On where the blame should fall

Lawrence Kaplan at The New Republic has some thoughts on whether the system or the actual perpetrators should be blamed for wartime abuses. After valiantly parsing Sen. Kerry's remarks on the Abu Ghraib disgrace, he concludes:

Echoing as it does the clich? that Vietnam was an "atrocity-producing situation," Kerry's suggestion that Abu Ghraib was more policy than accident implies that the guards were not so much victimizers as victims who deserve a Nuremberg defense. But the notion, popularized then as now by the likes of Kerry and Hersh, is risible. By all accounts, what happened at Abu Ghraib did not reflect official policy--indeed, the source of the photographs was a military investigation into violations of official policy. But even in the unlikely event that the photos reflect practices sanctioned, as Kerry puts it, "up the chain of command," the candidate's blame-the-mission-more-than-the-perpetrators stance relieves the guilty of the burden they so clearly bear, and, to the extent it identifies any moral agency at all, locates it in a supposed policy that--whether measured by the Uniform Code of Military Justice or the Old Testament--[*it is every soldier's duty to disobey*][1]. None of this is to say that any senior administration official aware of the abuses should be spared swift and severe punishment. On the contrary, accountability runs up the chain of command. But that hardly exempts the abusers themselves.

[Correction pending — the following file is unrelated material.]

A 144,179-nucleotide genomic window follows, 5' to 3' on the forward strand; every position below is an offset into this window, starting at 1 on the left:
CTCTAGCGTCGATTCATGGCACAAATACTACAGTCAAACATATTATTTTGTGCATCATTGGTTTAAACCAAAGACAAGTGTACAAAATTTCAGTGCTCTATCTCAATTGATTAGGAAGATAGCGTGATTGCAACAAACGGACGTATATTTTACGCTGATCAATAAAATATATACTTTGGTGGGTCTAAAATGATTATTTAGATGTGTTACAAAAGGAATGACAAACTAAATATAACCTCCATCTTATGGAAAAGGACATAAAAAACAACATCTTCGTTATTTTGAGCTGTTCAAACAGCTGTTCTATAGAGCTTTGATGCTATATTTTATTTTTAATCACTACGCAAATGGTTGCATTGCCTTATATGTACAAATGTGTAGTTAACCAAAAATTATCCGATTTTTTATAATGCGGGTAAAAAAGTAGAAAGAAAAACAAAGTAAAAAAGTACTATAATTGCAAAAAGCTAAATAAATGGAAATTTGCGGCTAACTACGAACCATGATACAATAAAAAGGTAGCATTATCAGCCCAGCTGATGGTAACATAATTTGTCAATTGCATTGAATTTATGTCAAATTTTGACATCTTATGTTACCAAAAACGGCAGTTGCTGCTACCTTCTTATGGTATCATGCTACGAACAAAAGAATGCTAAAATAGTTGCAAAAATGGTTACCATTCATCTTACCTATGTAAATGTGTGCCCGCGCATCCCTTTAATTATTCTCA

That seems about right.


fn1. Emphasis added.

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Um, not sure of that "Old

Um, not sure of that "Old Testament" allusion slipped in there -- didn't Abraham try to obey the plainly immoral command to sacrifice Isaac, and isn't this generally praised as a sign of his proper obedience to his Superior?
--G